DISEASE AND SURGERY – THE SELENIUM SOLUTION – (IS SELENIUM PROTECTIVE AGAINST OTHER DISEASES AND CONDITIONS; DO MOST PEOPLE GET ENOUGH SELENIUM)

Yes. Because of its beneficial effect on the immune system, it also helps fight infections. Studies conducted in China showed that supplemental selenium lowered the incidence of hepatitis B.

In another study, people with Alzheimer’s disease had 40% lower blood levels of selenium than people without the disease. In addition to folic acid and vitamin B-12, an adequate supply of selenium is needed for brain health.

Selenium also has anti-inflammatory properties. In some clinical studies, it relieved symptoms of rheumatoid arthritis, asthma and acute and chronic pancreatitis.

Selenium enters the human food chain from the soil through grain crops and forage crops (those that are eaten by animals). Levels of selenium in soil are highly variable and often very low.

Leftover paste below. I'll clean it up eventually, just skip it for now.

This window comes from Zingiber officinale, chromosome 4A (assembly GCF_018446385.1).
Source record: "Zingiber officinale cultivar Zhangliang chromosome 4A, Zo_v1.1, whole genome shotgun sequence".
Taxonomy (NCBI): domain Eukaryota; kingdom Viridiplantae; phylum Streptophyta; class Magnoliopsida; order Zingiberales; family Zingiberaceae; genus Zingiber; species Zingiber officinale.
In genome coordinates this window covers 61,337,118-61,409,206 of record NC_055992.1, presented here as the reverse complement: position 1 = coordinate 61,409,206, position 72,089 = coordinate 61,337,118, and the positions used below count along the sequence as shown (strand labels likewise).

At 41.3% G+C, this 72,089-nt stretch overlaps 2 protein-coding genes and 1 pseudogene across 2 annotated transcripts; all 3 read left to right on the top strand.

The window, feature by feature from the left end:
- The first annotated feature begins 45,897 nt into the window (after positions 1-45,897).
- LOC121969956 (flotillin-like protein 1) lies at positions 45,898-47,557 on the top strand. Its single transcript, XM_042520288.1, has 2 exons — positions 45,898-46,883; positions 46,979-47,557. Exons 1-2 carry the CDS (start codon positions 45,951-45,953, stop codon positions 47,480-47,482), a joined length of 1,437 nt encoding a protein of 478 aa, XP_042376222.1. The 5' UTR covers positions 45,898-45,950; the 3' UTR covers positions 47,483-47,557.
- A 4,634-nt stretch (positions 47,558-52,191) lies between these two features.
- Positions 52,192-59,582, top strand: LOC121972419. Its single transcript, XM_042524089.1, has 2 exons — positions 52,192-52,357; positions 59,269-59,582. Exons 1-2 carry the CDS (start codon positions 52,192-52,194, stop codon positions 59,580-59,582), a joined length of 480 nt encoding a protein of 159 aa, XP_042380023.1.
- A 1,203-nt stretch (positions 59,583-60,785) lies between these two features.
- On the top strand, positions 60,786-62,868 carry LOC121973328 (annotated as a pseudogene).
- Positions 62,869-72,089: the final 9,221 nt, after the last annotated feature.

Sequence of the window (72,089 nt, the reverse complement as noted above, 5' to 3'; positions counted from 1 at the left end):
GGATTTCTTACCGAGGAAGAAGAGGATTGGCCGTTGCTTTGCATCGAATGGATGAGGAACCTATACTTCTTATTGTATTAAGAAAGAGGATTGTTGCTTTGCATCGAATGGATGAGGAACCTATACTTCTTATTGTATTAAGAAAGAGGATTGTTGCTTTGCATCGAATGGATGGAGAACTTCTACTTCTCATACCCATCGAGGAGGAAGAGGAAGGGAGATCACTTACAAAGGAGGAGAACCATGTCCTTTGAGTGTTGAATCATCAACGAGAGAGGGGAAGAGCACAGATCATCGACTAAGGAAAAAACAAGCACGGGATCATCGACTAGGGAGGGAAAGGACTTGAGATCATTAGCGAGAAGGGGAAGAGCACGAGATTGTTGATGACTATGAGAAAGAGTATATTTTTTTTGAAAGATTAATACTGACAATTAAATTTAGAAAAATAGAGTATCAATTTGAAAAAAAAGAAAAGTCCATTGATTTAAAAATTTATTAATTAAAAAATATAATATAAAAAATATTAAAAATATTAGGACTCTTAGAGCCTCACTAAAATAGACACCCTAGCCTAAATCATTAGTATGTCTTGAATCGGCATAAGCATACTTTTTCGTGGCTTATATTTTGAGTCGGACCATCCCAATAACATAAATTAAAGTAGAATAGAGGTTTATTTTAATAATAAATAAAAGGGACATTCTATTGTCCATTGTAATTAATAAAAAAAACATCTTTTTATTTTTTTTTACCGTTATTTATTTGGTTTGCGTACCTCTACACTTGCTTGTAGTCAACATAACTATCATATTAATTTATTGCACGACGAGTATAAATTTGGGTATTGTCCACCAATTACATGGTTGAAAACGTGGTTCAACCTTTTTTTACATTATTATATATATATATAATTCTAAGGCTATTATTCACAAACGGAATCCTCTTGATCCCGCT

In the US, for example, soil in the Pacific Northwest and the Atlantic Northeast is selenium deficient. People living in these low-selenium regions may get only 50 meg of selenium daily.

In high-selenium regions, such as Nebraska, South Dakota and some of the other Great Plains states, it is common for adults to get 200 meg to 300 meg of selenium per day. Overall, most Americans are getting more than 55 meg per day, the government’s current recommended dietary intake.

My research has consistently shown that an adult requires 200 meg to 300 meg of selenium per day to receive its full protective properties.

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